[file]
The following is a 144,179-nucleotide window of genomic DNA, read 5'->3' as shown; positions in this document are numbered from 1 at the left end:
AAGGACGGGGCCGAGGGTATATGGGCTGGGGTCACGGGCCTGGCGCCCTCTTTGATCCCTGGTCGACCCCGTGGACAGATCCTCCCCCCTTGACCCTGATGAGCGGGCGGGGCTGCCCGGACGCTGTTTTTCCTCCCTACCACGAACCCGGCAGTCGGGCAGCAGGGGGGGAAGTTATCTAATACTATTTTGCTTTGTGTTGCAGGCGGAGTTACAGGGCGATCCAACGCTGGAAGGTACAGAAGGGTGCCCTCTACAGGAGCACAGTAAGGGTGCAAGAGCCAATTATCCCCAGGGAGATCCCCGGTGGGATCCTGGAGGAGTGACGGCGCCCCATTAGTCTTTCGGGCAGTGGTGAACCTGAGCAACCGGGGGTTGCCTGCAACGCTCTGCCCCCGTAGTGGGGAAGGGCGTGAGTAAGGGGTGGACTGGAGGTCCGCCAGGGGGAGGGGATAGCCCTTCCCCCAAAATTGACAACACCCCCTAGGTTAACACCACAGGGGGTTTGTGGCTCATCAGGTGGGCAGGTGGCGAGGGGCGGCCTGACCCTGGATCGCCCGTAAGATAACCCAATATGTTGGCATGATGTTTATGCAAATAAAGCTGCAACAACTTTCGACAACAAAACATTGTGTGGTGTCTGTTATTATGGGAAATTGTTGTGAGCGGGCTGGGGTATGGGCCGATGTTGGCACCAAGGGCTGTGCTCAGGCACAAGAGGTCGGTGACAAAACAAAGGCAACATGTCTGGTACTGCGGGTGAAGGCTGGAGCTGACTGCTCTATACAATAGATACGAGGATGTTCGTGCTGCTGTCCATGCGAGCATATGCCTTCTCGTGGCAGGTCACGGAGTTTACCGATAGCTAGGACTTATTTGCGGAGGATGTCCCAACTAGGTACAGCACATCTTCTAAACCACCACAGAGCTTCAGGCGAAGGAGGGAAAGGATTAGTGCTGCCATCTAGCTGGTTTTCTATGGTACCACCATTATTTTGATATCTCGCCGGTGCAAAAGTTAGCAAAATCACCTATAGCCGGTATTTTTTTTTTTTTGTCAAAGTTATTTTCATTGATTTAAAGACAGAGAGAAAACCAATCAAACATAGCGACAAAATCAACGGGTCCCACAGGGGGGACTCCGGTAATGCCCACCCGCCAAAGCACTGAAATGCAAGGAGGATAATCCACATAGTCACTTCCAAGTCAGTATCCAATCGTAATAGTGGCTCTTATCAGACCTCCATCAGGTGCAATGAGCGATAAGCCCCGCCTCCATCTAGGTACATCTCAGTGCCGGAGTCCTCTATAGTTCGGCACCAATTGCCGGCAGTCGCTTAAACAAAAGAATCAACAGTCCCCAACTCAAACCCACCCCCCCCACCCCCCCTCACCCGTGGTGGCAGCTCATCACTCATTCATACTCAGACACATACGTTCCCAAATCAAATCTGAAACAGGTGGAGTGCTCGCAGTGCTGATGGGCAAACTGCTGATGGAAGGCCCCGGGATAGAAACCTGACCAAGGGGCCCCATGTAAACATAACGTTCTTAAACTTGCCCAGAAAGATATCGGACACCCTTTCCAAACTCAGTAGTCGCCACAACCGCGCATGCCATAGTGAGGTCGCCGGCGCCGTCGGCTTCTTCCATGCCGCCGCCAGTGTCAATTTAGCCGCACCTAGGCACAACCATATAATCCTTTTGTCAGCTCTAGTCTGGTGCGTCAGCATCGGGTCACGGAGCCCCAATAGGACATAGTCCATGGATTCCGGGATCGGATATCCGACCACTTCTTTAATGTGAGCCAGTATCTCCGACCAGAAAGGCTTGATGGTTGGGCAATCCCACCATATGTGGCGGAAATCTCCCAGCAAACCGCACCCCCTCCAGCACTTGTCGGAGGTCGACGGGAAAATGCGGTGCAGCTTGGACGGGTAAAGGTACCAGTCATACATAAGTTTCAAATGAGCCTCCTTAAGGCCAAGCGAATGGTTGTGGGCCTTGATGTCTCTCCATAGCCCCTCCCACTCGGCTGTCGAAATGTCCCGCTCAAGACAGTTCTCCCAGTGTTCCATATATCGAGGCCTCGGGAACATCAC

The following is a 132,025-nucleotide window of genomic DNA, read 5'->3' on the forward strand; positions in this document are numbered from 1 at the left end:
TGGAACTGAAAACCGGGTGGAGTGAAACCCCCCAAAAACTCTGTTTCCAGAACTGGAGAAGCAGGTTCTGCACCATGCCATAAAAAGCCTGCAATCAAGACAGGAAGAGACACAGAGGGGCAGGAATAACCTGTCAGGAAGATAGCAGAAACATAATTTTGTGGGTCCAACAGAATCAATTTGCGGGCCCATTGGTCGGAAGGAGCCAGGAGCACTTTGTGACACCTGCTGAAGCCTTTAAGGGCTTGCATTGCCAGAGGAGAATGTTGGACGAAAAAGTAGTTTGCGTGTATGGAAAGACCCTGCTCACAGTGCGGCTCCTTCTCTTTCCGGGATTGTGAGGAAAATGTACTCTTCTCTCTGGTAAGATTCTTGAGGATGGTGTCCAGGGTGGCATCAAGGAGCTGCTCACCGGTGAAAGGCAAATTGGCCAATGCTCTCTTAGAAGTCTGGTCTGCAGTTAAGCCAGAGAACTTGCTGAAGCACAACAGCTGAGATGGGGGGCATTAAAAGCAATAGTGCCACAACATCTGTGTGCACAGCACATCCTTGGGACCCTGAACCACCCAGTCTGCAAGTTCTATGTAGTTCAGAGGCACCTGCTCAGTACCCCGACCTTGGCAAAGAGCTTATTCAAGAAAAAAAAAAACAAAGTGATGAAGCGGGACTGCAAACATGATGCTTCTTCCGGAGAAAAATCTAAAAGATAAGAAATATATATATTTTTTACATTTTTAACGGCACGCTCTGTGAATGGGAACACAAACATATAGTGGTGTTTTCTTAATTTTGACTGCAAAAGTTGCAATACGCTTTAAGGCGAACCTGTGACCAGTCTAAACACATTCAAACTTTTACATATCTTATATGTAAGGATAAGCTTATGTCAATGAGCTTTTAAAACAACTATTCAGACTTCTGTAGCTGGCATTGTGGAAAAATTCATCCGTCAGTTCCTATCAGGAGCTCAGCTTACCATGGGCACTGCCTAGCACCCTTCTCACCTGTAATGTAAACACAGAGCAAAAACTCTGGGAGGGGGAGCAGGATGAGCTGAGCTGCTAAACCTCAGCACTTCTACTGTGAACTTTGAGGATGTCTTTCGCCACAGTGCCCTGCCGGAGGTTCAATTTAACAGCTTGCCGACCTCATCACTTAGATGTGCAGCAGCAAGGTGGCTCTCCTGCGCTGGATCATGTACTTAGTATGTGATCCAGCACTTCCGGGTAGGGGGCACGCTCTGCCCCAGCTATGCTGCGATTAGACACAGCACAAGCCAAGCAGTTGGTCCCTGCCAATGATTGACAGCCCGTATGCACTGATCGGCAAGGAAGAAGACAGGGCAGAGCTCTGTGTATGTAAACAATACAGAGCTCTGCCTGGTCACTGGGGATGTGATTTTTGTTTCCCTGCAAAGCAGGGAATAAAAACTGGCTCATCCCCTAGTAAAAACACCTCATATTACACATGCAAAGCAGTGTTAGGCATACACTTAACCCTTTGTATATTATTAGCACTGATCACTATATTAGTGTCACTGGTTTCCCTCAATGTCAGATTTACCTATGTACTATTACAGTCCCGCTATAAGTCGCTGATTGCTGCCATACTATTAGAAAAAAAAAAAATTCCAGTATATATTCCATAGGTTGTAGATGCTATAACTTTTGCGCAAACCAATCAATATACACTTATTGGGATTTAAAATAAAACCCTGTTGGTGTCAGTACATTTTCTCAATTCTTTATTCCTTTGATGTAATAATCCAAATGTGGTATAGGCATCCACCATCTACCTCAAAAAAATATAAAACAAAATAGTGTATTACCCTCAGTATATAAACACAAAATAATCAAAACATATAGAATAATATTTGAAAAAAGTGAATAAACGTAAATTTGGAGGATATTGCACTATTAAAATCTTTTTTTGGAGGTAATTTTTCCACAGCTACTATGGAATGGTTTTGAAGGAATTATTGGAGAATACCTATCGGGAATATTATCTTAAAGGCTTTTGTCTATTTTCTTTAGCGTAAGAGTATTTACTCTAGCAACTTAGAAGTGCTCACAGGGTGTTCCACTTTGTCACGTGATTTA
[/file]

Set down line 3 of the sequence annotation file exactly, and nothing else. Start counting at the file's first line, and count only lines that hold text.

The following is a 132,025-nucleotide window of genomic DNA, read 5'->3' on the forward strand; positions in this document are numbered from 1 at the left end: